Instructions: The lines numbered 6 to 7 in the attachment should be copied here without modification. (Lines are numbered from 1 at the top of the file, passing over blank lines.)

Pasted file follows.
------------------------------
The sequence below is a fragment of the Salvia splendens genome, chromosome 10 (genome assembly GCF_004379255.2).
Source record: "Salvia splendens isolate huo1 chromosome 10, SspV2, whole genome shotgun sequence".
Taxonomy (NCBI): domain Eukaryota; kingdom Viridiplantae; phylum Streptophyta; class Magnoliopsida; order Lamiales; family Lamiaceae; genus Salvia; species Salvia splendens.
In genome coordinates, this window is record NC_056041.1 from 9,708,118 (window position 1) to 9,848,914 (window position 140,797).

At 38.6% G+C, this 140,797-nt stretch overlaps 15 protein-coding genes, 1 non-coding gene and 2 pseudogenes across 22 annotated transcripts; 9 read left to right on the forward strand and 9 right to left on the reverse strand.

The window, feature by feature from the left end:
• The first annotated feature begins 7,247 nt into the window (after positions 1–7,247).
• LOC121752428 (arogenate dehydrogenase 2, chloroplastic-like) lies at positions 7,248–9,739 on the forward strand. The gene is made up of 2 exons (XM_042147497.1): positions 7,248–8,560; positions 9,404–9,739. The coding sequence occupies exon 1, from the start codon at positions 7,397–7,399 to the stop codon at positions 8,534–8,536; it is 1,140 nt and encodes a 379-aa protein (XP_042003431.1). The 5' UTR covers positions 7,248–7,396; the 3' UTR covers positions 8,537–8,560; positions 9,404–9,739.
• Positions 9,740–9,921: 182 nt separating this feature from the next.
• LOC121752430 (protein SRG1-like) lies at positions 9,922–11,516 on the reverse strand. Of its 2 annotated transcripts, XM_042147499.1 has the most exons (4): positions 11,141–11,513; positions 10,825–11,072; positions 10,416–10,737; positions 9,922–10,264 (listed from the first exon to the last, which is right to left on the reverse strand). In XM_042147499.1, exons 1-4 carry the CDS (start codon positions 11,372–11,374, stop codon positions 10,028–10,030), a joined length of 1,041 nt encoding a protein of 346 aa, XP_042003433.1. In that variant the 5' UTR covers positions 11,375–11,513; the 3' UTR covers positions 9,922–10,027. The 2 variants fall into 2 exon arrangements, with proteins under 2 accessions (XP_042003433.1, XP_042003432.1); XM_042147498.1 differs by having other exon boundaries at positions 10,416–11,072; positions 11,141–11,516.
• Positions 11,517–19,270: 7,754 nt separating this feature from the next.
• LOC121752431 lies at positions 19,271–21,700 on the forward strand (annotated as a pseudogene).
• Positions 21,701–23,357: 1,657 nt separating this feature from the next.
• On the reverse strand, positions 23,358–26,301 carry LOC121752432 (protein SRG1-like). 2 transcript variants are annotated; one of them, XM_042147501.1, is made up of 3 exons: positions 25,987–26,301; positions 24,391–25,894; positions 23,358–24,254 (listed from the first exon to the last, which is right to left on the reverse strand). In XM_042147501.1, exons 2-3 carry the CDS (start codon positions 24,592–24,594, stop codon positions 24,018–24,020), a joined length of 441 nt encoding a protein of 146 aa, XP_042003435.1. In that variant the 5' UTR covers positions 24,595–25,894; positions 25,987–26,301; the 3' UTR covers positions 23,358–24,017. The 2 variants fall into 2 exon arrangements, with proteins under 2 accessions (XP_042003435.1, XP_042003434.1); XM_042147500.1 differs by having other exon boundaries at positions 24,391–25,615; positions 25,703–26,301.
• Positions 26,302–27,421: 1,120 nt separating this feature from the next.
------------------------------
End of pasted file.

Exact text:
The window, feature by feature from the left end:
• The first annotated feature begins 7,247 nt into the window (after positions 1–7,247).